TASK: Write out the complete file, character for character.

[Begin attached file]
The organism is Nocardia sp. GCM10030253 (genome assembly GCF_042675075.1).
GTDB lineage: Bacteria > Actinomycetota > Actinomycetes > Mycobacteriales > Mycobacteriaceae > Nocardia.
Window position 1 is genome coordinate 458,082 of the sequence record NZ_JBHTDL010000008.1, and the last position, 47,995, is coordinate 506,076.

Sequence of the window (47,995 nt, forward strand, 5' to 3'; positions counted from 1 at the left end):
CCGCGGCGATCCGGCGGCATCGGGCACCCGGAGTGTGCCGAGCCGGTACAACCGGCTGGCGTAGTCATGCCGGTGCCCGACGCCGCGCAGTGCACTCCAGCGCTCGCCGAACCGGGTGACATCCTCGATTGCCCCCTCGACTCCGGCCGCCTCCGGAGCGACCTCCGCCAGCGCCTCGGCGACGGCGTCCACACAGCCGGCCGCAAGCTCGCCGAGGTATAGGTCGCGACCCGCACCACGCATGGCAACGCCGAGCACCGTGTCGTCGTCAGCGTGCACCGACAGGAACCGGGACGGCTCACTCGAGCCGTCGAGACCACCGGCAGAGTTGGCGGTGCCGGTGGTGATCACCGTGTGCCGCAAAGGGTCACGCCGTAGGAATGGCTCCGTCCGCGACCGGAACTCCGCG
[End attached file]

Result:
The organism is Nocardia sp. GCM10030253 (genome assembly GCF_042675075.1).
GTDB lineage: Bacteria > Actinomycetota > Actinomycetes > Mycobacteriales > Mycobacteriaceae > Nocardia.
Window position 1 is genome coordinate 458,082 of the sequence record NZ_JBHTDL010000008.1, and the last position, 47,995, is coordinate 506,076.

Sequence of the window (47,995 nt, forward strand, 5' to 3'; positions counted from 1 at the left end):
CCGCGGCGATCCGGCGGCATCGGGCACCCGGAGTGTGCCGAGCCGGTACAACCGGCTGGCGTAGTCATGCCGGTGCCCGACGCCGCGCAGTGCACTCCAGCGCTCGCCGAACCGGGTGACATCCTCGATTGCCCCCTCGACTCCGGCCGCCTCCGGAGCGACCTCCGCCAGCGCCTCGGCGACGGCGTCCACACAGCCGGCCGCAAGCTCGCCGAGGTATAGGTCGCGACCCGCACCACGCATGGCAACGCCGAGCACCGTGTCGTCGTCAGCGTGCACCGACAGGAACCGGGACGGCTCACTCGAGCCGTCGAGACCACCGGCAGAGTTGGCGGTGCCGGTGGTGATCACCGTGTGCCGCAAAGGGTCACGCCGTAGGAATGGCTCCGTCCGCGACCGGAACTCCGCG